A 4-0 series scoreline against Sri Lanka and consistent performances since the 2017 Champions Trophy are testimony to the fact that the Pakistan bowling attack has grown into one of the best in the world, according to their captain Sarfraz Ahmed.
Speaking to the media after his side completed a seven-wicket drubbing of Sri Lanka on Friday, Sarfraz credited the success to the contributions of bowlers like Hasan Ali, who is now ranked No. 1 by the ICC, and a settled core of players for limited-overs cricket.
Pakistan's recent performances attest to the potency of their attack. Since the opening match of the Champions Trophy against India, where they conceded 319, the highest total they have conceded is 236. Their opponents in this period have included South Africa, England, India and Sri Lanka, and they have beaten them all.
In the ongoing series, apart from Hasan, legspinner Shadab Khan and fast bowler Rumman Raees have also impressed in the opportunities they have been given, with Shadab even contributing a crucial half-century in the second ODI. In the matches before his bowling action was reported as suspect, Mohammad Hafeez was miserly, bowling at an economy rate of 3.30.
"Yes, you can say that," Sarfraz said, when asked if he considered his bowling attack the best in the world. "The way the bowlers have been performing since the Champions Trophy, we have bowled teams out for 240-230 and then chased them down well. Here, too, we are bowling well and chasing well. We should praise the bowlers, especially Hasan Ali, who is improving day by day. He is now the world No. 1 so I wish he keeps that and does well to win us matches. Shadab is doing well and so have Usman Khan, Faheem Ashraf, Rumman Raees and Junaid Khan. The bowlers are doing well and importantly our bench is getting strong."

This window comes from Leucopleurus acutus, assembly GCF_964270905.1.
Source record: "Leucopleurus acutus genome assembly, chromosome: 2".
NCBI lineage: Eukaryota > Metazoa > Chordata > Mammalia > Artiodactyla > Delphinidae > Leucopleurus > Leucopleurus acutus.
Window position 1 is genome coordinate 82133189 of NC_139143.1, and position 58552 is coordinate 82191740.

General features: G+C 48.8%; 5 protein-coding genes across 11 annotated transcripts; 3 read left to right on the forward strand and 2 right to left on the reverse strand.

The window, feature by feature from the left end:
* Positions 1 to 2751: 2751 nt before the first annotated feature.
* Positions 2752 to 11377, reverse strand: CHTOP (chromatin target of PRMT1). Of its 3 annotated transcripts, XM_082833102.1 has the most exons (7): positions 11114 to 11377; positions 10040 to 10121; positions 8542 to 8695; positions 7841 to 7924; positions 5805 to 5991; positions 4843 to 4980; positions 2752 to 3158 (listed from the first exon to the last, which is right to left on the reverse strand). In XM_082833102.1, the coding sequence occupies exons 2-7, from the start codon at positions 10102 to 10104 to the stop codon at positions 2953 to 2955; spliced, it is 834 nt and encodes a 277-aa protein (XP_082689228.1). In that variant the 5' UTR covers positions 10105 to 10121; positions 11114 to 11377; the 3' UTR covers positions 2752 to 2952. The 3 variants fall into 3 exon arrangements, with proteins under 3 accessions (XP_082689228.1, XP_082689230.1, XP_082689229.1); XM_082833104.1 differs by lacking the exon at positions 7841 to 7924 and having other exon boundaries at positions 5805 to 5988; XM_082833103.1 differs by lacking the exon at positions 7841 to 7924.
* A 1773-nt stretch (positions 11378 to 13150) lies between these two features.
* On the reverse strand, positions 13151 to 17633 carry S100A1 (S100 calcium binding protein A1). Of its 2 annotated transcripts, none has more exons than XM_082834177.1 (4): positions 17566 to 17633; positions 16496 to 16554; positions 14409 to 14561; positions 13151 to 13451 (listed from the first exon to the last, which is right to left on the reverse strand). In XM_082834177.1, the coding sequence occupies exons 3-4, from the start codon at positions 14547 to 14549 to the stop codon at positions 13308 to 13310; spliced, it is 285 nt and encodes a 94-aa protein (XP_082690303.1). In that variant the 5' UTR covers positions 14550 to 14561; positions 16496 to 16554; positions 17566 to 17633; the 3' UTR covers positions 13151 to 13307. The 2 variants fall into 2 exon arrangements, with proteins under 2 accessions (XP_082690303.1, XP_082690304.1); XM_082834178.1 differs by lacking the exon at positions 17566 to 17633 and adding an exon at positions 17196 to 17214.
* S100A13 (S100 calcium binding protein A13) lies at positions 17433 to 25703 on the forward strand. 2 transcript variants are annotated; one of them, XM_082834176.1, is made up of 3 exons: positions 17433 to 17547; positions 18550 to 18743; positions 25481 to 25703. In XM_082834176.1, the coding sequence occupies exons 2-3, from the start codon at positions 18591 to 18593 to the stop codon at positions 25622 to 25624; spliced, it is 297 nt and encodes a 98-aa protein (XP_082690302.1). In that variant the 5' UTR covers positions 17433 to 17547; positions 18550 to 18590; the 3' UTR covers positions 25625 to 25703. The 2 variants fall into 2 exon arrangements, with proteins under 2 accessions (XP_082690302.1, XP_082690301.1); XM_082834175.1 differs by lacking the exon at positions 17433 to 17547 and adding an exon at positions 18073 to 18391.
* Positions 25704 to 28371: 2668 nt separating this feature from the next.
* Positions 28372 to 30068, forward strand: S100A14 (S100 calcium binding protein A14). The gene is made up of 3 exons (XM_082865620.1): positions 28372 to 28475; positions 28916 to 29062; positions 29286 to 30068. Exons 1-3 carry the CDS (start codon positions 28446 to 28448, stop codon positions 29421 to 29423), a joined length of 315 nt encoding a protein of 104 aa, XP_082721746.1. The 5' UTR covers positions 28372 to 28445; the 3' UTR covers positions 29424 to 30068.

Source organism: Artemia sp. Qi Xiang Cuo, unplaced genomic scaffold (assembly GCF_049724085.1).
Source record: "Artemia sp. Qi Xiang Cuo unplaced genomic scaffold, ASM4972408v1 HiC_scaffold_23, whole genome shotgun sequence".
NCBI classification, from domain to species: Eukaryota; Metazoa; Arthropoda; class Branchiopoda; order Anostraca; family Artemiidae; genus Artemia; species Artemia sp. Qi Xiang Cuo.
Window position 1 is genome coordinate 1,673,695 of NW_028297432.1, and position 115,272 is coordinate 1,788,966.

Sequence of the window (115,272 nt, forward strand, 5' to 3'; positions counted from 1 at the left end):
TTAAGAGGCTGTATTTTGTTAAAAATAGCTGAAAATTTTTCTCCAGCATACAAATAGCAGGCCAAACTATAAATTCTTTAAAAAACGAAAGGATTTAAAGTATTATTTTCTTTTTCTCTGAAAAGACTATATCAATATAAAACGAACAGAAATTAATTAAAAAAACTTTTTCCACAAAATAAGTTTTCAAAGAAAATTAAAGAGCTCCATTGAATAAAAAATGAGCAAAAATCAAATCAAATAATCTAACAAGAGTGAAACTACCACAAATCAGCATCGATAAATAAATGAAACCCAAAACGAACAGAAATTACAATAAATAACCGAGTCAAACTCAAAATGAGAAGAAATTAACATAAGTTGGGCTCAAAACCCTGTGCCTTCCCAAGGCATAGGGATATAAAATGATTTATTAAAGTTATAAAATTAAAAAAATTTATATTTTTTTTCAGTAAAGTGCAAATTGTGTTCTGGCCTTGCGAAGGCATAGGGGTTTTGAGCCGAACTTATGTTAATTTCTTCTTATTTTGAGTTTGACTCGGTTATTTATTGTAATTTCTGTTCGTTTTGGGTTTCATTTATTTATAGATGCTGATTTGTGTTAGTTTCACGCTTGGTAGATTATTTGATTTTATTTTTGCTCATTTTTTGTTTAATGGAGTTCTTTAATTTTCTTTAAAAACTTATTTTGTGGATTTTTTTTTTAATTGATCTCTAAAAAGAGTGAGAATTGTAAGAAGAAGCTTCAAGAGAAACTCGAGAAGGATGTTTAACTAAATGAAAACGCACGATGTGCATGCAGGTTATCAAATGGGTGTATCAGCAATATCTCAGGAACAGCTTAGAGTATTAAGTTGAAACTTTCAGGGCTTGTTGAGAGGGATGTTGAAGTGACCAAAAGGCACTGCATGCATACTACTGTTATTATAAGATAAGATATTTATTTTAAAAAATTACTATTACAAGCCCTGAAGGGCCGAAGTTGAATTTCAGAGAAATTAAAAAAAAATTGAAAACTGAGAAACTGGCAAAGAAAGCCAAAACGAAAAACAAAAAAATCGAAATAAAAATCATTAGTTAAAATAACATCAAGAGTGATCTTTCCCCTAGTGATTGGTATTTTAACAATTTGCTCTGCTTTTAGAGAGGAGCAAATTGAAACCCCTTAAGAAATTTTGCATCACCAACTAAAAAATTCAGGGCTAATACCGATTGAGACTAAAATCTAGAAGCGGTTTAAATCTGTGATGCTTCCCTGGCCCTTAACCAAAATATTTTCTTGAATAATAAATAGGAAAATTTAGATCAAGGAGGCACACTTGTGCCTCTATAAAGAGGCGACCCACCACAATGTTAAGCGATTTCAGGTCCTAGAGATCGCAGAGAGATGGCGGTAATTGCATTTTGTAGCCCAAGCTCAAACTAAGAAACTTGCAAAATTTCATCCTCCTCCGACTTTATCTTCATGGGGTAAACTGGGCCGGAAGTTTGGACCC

Hasan's growth as a bowler this year has provided an immense boost. The 23-year-old is currently the highest wicket-taker of 2017, has the most five-fors in the year so far (3) and was the Player of the Series at the Champions Trophy with 13 dismissals. In four matches against Sri Lanka, he has taken 12 wickets and Sarfraz lauded the bowler's mindset and his commitment to self-improvement.
"The best thing is that he bowls in an attacking manner, he tries to take wickets, tries learn with Azhar Mahmood [Pakistan's bowling coach] and does his homework, asks other players how to bowl," he said. "He asks me and my target is to get wickets through him. He attacks, and with every wicket, he is getting better and better."
Sarfraz felt the team atmosphere was well-balanced, with the selectors picking good players and the team management aiming to lift the confidence of the newcomers.
"I will first give selectors the credit, they chose good players and our effort is that, whoever we play, we should give them confidence and tell them to play like they do in domestic matches. The best thing is that they are playing with confidence and whoever plays gives an impact. As far as seniors are concerned, they play their roles. We have two seniors and they are doing their roles and whenever they get a chance they motivate the players and contribute in performance."